A Republican-backed payroll tax and jobs bill with TV spectrum auction language attached won House passage last night. But many hurdles still stand in the way of it becoming law. President Obama has said he would veto the legislation as it now stands. Still, FCC Chairman Julius Genachowski, who has championed the reallocation of TV spectrum to wireless broadband, called the House vote a "major achievement."
Spectrum Auction Bill Advances In House
By a 234-193 vote, the House last night passed a controversial GOP payroll tax and jobs package (H.R.3630) that also includes provisions granting the FCC authority to hold incentive auctions of TV spectrum.
House Republicans inserted the spectrum auction proposal, adopted earlier this month by the House Communications Subcommittee, to the package, claiming that revenue from the auctions would reduce the federal deficit by $16.5 billion over 10 years.
The incentive auction is a key element of the FCC’s 2010 National Broadband Plan to make more spectrum available for wireless broadband use.
FCC Chairman Julius Genachowski called the House vote a “major acheivement.” The spectrum provisions “would would free up new spectrum for mobile broadband, driving investment, innovation and job creation; generating many billions of dollars of revenue; and helping foster U.S. leadership in mobile broadband.”
But the fate of the GOP bill remains unclear. The measure now heads to the Senate where Democrats have major problems with how the legislations handles certain tax provisions.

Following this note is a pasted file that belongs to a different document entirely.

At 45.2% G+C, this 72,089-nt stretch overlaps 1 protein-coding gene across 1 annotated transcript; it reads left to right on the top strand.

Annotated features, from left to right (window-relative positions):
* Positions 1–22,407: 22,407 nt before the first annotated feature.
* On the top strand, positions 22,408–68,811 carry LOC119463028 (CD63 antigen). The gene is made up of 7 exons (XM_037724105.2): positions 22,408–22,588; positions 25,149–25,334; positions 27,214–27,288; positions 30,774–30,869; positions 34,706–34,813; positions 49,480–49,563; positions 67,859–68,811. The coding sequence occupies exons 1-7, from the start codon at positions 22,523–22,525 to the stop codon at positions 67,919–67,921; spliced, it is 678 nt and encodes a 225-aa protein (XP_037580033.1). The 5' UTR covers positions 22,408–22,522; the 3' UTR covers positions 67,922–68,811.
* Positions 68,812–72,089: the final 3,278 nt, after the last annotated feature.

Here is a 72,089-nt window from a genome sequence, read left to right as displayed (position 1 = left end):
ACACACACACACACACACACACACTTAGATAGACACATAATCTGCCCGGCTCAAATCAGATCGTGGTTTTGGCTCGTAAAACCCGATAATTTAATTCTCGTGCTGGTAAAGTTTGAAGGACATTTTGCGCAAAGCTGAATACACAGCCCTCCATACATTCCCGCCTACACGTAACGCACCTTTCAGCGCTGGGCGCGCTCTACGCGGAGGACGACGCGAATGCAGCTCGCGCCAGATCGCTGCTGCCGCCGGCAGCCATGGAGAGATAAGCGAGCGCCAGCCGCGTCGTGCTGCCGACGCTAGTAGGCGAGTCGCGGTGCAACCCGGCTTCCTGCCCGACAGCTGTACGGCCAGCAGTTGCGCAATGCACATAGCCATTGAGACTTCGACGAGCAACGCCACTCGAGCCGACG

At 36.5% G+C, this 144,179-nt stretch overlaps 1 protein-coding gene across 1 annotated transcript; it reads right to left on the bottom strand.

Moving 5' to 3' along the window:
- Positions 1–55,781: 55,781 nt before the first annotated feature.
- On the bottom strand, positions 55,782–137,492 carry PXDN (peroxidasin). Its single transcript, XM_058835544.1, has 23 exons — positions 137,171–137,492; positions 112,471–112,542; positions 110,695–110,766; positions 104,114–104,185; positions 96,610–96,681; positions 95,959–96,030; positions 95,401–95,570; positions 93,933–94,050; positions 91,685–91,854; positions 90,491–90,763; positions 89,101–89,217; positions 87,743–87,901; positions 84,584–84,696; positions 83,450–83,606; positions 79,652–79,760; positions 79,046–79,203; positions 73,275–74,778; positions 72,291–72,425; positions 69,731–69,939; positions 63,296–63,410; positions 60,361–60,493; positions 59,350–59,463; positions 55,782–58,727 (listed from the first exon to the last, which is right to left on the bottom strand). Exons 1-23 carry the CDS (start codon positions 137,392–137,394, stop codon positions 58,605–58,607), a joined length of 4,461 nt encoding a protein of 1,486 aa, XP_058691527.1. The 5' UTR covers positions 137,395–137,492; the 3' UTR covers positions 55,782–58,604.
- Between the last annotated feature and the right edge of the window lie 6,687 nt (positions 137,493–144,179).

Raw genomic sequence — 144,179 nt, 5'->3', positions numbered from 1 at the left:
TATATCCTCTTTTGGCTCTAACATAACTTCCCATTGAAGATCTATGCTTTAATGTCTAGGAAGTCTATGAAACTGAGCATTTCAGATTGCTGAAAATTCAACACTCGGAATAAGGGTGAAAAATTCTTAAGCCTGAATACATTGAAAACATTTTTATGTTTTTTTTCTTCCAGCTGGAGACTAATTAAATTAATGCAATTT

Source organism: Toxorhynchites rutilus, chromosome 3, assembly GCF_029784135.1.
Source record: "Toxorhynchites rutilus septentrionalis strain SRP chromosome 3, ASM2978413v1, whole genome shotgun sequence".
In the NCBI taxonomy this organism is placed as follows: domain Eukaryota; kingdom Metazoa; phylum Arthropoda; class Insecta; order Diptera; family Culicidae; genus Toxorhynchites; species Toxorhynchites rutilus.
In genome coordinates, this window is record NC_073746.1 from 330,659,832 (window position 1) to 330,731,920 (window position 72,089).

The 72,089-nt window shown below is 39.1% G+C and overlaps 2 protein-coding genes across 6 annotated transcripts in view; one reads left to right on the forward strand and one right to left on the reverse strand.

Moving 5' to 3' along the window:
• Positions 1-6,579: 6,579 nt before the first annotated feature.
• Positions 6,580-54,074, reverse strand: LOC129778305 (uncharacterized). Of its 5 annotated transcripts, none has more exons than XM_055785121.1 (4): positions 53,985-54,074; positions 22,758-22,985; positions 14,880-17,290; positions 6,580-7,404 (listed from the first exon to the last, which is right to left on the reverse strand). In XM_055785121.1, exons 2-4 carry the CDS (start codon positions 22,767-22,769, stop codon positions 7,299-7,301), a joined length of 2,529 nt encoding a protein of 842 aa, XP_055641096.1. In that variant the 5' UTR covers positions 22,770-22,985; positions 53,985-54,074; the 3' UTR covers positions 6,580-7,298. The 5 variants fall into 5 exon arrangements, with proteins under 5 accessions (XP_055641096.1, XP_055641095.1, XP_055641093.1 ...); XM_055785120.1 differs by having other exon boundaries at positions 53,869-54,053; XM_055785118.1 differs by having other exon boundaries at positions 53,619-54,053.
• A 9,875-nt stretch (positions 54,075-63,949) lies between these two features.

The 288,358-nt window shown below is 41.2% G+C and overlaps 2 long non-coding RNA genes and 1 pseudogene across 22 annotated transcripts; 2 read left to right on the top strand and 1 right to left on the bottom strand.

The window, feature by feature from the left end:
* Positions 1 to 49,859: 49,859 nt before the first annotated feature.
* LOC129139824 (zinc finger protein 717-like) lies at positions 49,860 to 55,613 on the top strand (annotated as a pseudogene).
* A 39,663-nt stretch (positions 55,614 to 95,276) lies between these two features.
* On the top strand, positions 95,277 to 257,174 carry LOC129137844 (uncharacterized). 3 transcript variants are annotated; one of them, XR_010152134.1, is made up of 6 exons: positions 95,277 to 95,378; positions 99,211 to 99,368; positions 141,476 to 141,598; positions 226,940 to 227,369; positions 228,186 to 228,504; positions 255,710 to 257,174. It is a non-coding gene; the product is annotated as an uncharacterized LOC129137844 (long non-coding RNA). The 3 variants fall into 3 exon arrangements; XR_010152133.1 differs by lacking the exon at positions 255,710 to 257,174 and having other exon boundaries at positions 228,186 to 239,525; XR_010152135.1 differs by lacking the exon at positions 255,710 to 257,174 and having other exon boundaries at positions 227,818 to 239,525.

And President Obama is threatening to veto the legislation if the measure passes Congress.
Still, some Hill insiders believe a compromise between the two chambers and parties could still emerge this weekend before Congress adjourns for the holidays.
That also means that the House Republicans must reconcile their differences with House and Senate Democrats over key provisions of the incentive auction language authored by House Communications Subcommitte Chairman Greg Walden (R-Ore.) and now a part of H.R. 3630.
The main source of contention is over the allocation of the so-called D-block spectrum and the establishment of a national broadband public safety network. House Democrats are objecting primarily to provisions affecting the governance and funding of the network.
But Democrats don’t like language that would prohibit the FCC from applying its net neutrality rules to any new spectrum holder.
And they oppose provisions that would prohibit allocating spectrum from incentive auctions for unlicensed use and prevent the FCC from restricting who can buy the spectrum broadcasters give up.
The lawmakers are also at odds over the compensation of broadcasters that would have to change channels in the “repacking” of the TV band. House Democrats say that the $3 billion relocation fund favored by the Republicans is too much. They would slash it to $1 billion as recommended by the Congressional Budget Office.
Some broadcast industry lobbyists believe there is still a significant chance that the spectrum provisions could be dropped from the GOP package if Republicans and Democrats are unable to reach agreement on them.